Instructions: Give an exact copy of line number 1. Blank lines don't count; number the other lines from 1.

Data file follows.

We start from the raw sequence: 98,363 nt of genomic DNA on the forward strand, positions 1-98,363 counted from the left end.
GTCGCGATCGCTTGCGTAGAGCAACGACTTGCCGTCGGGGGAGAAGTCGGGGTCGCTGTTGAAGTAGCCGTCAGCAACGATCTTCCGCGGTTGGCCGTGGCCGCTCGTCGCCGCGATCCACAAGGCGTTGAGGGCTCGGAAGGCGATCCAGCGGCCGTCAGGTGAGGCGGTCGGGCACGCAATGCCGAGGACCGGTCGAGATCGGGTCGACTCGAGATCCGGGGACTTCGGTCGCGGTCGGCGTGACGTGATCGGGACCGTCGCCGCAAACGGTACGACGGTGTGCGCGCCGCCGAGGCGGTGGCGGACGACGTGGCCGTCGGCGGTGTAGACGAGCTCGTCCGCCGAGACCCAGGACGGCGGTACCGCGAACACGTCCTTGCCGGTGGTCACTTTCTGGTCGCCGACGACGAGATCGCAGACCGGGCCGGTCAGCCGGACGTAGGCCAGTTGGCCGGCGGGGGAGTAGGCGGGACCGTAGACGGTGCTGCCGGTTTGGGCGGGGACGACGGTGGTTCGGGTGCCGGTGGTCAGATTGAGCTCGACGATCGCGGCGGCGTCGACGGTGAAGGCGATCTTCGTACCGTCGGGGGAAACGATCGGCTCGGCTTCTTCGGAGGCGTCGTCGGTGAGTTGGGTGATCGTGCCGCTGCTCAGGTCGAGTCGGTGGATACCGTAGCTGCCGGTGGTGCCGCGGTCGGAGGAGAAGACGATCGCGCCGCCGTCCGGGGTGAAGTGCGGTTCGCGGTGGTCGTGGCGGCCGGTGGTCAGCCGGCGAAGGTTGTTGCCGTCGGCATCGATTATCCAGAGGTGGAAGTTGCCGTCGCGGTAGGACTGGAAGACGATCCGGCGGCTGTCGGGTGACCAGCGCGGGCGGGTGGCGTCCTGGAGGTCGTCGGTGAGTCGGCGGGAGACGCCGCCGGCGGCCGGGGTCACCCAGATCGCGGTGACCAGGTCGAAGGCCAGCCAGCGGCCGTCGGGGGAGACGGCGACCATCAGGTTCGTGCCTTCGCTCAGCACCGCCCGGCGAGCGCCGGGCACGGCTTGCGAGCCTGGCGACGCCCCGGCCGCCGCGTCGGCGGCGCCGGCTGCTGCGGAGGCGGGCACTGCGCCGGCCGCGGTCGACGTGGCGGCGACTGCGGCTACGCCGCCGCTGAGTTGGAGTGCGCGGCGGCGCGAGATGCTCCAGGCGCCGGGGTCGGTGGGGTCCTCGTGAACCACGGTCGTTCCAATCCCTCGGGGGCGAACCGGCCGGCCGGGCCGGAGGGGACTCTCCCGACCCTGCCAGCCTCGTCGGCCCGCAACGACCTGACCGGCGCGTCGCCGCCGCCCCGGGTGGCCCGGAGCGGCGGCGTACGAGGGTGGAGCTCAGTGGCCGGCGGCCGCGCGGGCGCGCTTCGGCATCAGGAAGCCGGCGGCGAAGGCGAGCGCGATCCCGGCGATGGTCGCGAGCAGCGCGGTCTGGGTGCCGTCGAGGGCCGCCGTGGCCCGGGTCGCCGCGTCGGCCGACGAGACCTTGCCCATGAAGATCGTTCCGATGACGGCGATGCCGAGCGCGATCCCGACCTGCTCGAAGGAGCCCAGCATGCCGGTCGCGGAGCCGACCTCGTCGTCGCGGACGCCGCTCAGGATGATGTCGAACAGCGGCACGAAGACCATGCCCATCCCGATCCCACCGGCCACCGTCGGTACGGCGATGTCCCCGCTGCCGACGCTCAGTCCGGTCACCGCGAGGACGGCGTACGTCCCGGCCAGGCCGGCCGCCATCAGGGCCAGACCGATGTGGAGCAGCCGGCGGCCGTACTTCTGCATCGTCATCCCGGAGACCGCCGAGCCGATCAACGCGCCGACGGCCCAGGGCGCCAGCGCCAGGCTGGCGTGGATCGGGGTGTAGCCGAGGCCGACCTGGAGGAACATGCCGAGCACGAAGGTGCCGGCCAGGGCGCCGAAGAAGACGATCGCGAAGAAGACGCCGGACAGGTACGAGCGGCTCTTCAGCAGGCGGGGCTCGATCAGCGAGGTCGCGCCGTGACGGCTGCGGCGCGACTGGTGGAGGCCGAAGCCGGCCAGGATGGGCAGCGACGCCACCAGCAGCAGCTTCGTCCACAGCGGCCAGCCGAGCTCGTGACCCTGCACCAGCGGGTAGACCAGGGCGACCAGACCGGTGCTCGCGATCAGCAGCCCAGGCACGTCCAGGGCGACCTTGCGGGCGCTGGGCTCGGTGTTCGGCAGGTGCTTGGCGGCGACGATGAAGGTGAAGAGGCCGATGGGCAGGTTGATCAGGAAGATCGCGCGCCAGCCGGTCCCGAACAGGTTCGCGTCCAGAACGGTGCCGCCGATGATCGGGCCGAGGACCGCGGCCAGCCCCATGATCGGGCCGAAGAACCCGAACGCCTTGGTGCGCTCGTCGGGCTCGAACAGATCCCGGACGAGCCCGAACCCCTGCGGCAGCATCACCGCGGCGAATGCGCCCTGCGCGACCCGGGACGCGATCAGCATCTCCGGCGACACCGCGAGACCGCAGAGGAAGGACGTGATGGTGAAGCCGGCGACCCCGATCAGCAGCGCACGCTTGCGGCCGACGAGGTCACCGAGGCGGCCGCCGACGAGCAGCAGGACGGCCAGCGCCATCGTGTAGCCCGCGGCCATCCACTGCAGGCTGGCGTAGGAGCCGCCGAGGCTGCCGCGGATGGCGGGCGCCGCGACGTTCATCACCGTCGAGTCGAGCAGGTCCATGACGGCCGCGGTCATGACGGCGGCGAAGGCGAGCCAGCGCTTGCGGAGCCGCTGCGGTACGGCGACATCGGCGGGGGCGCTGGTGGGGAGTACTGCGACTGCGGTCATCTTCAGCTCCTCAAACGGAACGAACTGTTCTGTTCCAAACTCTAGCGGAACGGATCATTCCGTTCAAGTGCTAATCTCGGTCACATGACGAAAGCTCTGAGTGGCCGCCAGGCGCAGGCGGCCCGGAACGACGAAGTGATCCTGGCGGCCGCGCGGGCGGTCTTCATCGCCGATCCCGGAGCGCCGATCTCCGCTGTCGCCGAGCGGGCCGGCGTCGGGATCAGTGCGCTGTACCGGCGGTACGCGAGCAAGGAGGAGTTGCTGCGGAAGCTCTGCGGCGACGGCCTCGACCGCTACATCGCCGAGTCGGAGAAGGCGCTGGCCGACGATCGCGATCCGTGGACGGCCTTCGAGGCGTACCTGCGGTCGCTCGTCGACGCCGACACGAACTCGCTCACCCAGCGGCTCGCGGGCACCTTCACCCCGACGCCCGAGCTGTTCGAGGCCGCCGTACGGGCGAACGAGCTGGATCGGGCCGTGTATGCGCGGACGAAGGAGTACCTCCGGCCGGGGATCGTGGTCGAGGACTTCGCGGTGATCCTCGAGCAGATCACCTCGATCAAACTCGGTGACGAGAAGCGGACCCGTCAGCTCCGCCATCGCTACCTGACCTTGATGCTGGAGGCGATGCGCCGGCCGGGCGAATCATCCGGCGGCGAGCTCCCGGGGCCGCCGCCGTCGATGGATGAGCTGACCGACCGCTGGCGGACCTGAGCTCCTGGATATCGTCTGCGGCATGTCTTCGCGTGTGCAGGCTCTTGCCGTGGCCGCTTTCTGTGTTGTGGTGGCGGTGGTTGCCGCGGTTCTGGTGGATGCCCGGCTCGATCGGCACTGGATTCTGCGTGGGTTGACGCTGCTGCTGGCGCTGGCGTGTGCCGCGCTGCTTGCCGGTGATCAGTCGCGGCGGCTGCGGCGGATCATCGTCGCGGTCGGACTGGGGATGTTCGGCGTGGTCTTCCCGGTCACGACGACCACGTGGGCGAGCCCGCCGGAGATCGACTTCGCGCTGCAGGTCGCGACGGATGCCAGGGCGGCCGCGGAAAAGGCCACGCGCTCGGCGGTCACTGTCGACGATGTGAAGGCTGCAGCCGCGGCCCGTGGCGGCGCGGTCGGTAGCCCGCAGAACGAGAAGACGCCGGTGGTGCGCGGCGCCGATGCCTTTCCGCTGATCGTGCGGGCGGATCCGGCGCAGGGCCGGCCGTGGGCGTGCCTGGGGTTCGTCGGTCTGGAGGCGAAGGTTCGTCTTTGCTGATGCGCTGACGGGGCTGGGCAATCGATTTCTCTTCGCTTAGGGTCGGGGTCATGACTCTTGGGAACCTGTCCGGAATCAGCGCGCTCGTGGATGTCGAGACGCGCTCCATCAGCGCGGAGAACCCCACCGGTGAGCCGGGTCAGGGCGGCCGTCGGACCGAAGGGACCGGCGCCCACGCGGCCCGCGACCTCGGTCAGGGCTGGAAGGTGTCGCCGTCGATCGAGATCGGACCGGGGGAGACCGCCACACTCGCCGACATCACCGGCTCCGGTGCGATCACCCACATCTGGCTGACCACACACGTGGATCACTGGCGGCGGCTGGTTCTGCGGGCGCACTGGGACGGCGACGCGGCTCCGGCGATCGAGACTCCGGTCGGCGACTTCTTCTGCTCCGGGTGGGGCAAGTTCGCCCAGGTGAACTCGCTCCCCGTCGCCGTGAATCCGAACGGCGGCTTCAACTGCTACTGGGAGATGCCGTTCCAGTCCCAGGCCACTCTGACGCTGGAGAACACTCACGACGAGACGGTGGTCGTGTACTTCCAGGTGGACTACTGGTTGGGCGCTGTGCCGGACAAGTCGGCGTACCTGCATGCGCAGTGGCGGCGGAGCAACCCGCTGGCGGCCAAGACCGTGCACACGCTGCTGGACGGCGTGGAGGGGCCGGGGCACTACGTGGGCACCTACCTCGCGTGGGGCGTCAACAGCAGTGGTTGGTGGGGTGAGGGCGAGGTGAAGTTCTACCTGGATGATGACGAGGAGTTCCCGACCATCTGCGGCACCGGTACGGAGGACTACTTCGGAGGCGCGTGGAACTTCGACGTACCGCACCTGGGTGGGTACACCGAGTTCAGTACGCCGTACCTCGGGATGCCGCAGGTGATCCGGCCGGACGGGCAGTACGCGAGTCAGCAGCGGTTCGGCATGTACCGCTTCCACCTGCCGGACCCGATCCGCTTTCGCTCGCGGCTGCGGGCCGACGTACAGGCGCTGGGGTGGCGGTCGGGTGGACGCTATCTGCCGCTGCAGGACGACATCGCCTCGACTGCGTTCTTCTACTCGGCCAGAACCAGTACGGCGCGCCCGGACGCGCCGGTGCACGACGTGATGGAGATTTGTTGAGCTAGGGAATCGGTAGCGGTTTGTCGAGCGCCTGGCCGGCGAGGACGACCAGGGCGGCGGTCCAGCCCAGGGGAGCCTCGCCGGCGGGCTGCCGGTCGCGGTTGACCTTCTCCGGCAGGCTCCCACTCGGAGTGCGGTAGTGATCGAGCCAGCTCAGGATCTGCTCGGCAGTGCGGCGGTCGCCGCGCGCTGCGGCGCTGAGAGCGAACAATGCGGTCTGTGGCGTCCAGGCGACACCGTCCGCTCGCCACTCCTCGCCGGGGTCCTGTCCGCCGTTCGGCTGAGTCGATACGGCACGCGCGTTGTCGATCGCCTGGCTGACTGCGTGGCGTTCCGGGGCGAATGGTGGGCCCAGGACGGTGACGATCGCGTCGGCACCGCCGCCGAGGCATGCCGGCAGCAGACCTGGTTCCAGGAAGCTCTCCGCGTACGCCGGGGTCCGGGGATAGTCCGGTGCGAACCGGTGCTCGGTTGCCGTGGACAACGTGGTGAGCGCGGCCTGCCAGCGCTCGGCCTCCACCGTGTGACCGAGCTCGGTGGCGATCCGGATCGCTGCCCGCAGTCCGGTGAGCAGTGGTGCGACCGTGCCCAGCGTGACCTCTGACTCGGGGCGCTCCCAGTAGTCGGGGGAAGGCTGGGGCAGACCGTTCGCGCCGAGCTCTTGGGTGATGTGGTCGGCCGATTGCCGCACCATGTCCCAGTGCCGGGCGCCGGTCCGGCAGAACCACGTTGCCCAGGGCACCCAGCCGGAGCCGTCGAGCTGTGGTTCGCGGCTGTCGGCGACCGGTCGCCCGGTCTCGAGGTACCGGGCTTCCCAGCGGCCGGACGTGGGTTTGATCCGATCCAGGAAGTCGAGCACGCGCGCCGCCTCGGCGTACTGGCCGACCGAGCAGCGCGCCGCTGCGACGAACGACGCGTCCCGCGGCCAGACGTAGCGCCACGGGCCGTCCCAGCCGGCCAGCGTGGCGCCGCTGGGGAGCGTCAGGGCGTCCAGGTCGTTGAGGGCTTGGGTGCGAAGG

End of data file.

We start from the raw sequence: 98,363 nt of genomic DNA on the forward strand, positions 1-98,363 counted from the left end.